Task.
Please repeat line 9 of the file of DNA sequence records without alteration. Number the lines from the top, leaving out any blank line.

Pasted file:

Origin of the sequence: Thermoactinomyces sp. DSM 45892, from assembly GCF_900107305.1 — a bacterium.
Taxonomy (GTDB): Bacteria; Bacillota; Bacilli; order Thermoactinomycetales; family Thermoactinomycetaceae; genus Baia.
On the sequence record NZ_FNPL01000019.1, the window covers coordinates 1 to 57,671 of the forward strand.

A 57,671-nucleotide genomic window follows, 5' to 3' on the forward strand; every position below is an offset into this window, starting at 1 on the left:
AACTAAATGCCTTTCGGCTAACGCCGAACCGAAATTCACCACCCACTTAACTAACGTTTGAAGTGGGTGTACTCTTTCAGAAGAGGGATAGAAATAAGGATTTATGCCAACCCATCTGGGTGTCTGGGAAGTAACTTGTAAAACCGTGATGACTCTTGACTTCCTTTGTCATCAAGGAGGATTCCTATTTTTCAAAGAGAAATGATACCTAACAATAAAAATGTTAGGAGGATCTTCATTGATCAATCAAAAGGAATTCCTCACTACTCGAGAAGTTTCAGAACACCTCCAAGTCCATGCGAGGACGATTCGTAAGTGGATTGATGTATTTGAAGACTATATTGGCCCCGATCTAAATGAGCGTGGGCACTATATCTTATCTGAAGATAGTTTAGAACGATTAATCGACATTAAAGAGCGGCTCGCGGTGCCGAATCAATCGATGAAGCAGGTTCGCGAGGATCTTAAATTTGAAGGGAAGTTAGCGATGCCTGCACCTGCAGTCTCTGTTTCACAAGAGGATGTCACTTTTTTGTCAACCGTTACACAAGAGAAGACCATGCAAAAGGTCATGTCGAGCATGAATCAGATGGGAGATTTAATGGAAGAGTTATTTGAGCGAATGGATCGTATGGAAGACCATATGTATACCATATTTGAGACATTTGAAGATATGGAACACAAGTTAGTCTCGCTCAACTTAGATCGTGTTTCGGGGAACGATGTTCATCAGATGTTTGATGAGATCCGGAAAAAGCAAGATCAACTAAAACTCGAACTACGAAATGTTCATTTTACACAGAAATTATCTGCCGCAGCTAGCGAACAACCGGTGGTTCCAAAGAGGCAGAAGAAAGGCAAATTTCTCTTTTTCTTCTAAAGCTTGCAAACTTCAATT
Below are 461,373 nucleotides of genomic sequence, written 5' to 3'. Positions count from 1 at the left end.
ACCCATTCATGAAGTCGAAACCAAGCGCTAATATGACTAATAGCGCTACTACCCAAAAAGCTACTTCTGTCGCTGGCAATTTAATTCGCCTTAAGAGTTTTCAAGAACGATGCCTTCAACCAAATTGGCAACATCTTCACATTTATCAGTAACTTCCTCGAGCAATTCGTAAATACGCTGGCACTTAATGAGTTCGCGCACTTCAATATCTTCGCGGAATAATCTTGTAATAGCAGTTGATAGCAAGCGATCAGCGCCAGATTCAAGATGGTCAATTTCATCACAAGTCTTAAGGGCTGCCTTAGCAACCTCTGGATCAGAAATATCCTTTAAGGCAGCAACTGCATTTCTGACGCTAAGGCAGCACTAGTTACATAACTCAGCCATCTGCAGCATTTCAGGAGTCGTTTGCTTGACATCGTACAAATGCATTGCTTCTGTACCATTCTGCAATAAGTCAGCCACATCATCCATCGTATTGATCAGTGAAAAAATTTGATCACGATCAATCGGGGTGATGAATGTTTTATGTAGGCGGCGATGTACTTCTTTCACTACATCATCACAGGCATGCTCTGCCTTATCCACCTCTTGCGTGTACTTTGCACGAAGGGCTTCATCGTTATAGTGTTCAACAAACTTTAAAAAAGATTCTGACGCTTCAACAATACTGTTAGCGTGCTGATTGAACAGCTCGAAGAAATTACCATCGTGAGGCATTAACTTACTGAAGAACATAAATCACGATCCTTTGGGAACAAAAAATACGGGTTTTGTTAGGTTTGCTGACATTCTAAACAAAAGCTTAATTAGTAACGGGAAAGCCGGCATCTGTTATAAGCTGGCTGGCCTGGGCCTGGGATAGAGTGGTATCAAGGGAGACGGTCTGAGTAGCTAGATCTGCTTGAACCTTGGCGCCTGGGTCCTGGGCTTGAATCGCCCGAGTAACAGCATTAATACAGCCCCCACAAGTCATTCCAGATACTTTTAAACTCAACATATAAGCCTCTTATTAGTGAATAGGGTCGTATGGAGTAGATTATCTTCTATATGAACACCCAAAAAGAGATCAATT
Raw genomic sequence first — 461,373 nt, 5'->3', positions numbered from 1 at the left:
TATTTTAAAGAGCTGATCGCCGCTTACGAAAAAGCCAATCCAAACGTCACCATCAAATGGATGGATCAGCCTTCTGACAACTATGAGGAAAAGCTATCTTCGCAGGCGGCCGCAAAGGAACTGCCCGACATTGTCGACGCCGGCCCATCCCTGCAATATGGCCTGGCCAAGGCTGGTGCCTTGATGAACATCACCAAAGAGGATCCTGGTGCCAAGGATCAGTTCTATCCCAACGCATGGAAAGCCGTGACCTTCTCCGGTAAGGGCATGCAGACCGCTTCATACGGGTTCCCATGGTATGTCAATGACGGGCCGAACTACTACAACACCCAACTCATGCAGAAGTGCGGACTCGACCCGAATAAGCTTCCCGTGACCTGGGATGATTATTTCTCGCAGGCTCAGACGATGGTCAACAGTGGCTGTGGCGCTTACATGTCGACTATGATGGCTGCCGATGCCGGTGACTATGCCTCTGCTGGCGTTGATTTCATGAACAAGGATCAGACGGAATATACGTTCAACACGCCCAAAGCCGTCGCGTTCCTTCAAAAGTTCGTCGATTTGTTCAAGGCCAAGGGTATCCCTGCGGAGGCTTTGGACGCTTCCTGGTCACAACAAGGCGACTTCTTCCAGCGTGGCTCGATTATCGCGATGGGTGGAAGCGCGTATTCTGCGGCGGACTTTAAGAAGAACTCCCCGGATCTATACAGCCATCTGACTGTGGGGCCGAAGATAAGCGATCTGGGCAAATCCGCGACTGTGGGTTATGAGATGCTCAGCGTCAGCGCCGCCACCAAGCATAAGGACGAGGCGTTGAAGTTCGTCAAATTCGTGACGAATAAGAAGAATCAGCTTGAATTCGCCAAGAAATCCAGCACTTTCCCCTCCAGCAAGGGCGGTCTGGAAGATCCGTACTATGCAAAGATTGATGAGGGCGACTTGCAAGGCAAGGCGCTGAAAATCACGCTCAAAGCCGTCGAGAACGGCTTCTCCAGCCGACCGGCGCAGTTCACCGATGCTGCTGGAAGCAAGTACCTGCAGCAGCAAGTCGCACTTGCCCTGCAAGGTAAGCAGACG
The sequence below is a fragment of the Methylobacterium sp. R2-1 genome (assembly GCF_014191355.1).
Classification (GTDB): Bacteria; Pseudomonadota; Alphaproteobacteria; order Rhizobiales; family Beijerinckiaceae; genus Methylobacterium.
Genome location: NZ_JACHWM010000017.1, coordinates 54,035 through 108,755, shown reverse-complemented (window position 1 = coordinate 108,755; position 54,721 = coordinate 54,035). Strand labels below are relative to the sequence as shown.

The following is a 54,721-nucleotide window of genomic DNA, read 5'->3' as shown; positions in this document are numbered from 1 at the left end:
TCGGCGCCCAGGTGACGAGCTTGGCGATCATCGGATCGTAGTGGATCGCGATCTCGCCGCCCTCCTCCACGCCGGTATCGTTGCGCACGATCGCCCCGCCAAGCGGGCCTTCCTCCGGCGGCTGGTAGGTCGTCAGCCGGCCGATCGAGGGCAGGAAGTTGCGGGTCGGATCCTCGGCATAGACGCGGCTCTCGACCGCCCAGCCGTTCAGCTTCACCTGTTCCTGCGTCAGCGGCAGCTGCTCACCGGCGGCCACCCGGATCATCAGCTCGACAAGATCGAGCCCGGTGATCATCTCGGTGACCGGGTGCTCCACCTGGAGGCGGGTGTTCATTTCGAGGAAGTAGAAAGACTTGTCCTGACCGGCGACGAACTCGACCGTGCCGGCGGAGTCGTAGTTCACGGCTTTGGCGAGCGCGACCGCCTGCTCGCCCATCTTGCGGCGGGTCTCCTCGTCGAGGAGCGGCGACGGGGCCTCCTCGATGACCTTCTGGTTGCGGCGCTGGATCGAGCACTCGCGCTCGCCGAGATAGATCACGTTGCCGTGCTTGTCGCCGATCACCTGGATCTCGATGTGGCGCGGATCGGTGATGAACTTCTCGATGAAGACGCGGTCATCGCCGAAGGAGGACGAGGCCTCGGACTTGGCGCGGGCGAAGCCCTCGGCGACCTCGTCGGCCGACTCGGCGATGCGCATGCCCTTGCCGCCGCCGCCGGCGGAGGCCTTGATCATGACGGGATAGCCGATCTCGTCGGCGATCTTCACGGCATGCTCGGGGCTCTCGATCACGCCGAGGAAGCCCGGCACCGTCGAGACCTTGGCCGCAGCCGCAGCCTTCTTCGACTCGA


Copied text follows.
TATTTTAAAGAGCTGATCGCCGCTTACGAAAAAGCCAATCCAAACGTCACCATCAAATGGATGGATCAGCCTTCTGACAACTATGAGGAAAAGCTATCTTCGCAGGCGGCCGCAAAGGAACTGCCCGACATTGTCGACGCCGGCCCATCCCTGCAATATGGCCTGGCCAAGGCTGGTGCCTTGATGAACATCACCAAAGAGGATCCTGGTGCCAAGGATCAGTTCTATCCCAACGCATGGAAAGCCGTGACCTTCTCCGGTAAGGGCATGCAGACCGCTTCATACGGGTTCCCATGGTATGTCAATGACGGGCCGAACTACTACAACACCCAACTCATGCAGAAGTGCGGACTCGACCCGAATAAGCTTCCCGTGACCTGGGATGATTATTTCTCGCAGGCTCAGACGATGGTCAACAGTGGCTGTGGCGCTTACATGTCGACTATGATGGCTGCCGATGCCGGTGACTATGCCTCTGCTGGCGTTGATTTCATGAACAAGGATCAGACGGAATATACGTTCAACACGCCCAAAGCCGTCGCGTTCCTTCAAAAGTTCGTCGATTTGTTCAAGGCCAAGGGTATCCCTGCGGAGGCTTTGGACGCTTCCTGGTCACAACAAGGCGACTTCTTCCAGCGTGGCTCGATTATCGCGATGGGTGGAAGCGCGTATTCTGCGGCGGACTTTAAGAAGAACTCCCCGGATCTATACAGCCATCTGACTGTGGGGCCGAAGATAAGCGATCTGGGCAAATCCGCGACTGTGGGTTATGAGATGCTCAGCGTCAGCGCCGCCACCAAGCATAAGGACGAGGCGTTGAAGTTCGTCAAATTCGTGACGAATAAGAAGAATCAGCTTGAATTCGCCAAGAAATCCAGCACTTTCCCCTCCAGCAAGGGCGGTCTGGAAGATCCGTACTATGCAAAGATTGATGAGGGCGACTTGCAAGGCAAGGCGCTGAAAATCACGCTCAAAGCCGTCGAGAACGGCTTCTCCAGCCGACCGGCGCAGTTCACCGATGCTGCTGGAAGCAAGTACCTGCAGCAGCAAGTCGCACTTGCCCTGCAAGGTAAGCAGACG